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Overseas Capital Dominates London Office Investment Market in H1 2012

Overseas Capital Dominates London Office Investment Market in H1 2012

Despite continued economic uncertainty across the Eurozone foreign investment into London's office market remains robust, limited only by a lack of stock in the West End according to Jones Lang LaSalle. The first six months of 2012 saw London office investment volumes reach £6 billion.

Over 75 percent of activity was accounted for by overseas money, with Asian capital responsible for 27 percent . H1 2012 total volumes increased eight percent compared to the same period last year, and there is a further £10 billion currently targeting the market with year-end volumes anticipated to reach £12 billion, 11 percent up on 2011.

Damian Corbett, Head of London Capital Markets at Jones Lang LaSalle, said: "In the West End a lack of supply continues to characterise the market. Strong competition for core assets is keeping pricing buoyant and demand continues to grow for good quality, well-let assets as well as short income asset management opportunities.

The City market is currently experiencing a yield divergence between prime and secondary stock, with a flight to quality putting further pressure on yields. However, the discount on secondary product is widening as the contagion of the Eurozone banking and currency crisis has caused investors to inject more risk into their pricing."

In the leasing market, active demand remains relatively constrained. However, more occupiers are starting to emerge with potential future requirements and overall registered demand is now six percent higher compared to 12 months ago which bodes well for when the macroeconomic position improves. While actual take-up remains below average, with this additional potential demand and an eroding supply pipeline, occupiers who wish to move have an increasing dilemma; act sooner than desired to secure quality space at reasonable rents in the best locations or be faced with increasingly limited choices at higher rents.

Neil Prime, Head of Office Agency at Jones Lang LaSalle, said: "The growth in pent up occupier demand in London will inevitably start to outbalance supply levels. The key question is when will this demand activate. We are starting to see initial signs of such activity where occupiers understanding the lack of future supply are beginning to commit to secure their future occupational needs, however such activity at present is relatively sector specific, particularly in Insurance and TMT."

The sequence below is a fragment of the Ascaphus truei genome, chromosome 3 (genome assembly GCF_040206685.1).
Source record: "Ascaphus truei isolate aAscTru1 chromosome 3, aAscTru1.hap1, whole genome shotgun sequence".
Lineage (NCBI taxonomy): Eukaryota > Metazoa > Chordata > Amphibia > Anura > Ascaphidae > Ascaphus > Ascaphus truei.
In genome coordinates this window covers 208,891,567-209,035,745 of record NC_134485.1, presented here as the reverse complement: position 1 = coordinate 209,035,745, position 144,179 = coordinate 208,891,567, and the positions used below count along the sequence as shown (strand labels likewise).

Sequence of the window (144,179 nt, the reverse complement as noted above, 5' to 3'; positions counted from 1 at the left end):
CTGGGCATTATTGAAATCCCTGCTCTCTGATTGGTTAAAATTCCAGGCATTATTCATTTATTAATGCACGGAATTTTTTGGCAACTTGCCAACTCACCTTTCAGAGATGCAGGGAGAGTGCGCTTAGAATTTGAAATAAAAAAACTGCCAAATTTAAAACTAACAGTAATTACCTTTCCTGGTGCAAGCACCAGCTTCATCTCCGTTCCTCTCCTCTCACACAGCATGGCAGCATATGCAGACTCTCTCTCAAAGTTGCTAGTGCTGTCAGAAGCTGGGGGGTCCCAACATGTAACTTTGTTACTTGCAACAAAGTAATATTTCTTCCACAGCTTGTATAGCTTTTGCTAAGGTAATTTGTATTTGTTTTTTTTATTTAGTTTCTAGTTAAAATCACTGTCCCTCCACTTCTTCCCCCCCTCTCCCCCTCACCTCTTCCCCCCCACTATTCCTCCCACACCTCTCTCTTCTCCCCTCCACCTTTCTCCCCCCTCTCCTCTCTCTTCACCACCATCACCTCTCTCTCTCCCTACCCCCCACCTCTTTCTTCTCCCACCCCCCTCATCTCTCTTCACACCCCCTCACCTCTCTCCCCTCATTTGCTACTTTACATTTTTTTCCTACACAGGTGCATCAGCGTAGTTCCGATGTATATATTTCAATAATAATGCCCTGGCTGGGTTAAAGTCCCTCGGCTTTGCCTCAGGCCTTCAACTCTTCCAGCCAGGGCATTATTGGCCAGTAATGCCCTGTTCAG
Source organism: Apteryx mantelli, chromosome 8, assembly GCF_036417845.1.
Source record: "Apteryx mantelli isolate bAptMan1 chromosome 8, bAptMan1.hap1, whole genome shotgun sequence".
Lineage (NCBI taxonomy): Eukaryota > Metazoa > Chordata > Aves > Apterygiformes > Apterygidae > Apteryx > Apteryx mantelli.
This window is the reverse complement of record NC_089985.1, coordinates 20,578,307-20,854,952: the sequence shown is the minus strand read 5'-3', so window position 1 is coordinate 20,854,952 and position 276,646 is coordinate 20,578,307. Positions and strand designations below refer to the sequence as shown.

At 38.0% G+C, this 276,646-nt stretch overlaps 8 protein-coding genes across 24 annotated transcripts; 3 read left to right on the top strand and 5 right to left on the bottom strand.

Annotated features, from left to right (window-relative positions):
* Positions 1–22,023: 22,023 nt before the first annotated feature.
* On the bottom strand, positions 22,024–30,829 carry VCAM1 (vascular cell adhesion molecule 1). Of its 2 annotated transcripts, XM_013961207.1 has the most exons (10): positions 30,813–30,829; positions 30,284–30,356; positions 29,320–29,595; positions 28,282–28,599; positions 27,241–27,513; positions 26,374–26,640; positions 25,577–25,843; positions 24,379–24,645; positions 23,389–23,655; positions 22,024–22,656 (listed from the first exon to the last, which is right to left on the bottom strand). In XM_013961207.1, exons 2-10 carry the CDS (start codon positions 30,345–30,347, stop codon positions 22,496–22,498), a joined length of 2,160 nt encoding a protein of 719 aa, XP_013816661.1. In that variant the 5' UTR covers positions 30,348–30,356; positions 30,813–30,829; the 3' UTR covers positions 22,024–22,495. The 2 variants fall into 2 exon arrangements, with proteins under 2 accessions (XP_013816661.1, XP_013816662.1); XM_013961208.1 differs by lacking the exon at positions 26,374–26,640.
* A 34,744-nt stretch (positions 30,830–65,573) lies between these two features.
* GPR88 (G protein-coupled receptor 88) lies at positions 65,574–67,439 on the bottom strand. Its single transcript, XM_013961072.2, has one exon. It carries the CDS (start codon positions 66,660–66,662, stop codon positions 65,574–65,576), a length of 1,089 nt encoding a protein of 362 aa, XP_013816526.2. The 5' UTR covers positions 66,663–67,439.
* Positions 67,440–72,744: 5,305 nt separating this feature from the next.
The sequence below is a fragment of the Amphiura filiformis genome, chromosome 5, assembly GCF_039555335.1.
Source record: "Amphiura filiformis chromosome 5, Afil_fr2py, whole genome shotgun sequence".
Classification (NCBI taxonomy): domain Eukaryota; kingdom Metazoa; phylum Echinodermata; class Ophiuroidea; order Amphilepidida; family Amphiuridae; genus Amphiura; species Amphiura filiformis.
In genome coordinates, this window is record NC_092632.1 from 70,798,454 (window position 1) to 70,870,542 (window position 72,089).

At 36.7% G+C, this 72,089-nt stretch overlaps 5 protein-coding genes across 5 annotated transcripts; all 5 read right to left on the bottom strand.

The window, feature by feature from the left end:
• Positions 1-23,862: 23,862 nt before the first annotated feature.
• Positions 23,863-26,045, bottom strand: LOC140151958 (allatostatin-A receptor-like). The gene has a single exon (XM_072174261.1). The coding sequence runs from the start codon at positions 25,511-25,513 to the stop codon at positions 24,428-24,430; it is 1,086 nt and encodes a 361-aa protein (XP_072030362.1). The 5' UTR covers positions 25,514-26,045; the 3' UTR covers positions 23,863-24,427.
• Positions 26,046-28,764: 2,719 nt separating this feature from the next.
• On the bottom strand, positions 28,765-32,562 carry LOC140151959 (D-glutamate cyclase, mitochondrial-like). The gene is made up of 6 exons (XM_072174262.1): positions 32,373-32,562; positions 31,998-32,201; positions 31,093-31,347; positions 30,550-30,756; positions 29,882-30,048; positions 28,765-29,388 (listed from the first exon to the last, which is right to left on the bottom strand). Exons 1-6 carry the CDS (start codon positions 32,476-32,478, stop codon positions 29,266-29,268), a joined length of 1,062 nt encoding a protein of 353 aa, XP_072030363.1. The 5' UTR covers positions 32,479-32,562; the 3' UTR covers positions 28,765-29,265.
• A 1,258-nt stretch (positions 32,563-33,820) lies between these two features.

Prime concluded: "Occupiers are also migrating from the West End to locations that provide high quality office product at reduced total occupational costs as the search for quality and value begins to gather pace. With every transaction on grade A space our prime Grade A markets draw closer to a tipping point. When this happens we will see a rapid improvement in rental growth and a reduction in choice presenting a conundrum for occupiers; the supply and value options available today in a period of economic uncertainty against higher costs and lack of choice as the economic cycle improves."

Other key findings include:

· In the City prime rents sit at £55.00 per square ft; there has been no movement for six consecutive quarters. Prime rents in the West End are currently £95.00 per sq ft, and there has been no movement for four consecutive quarters.

· Preliminary H1 take up volumes for the City reached 1.5million sq ft, seven percent ahead of the equivalent period last year, while in the West End, 1.2million sq ft has been let over H1, a 14 percent decrease on the same period last year

· As supply levels tighten over the next 24 months and demand strengthens, Jones Lang LaSalle anticipates prime rental growth of up to 8.9 percent in the West End, and 9.6 percent in the City by the end of 2013.

· Grade A vacancy rates increased marginally in the West End from 2.1 percent to 2.4 percent and in the City from 4.4 percent to 4.7 percent.

· Preliminary H1 Investment volumes for the City reached £4.08 billion, up 14 percent compared to H1 201


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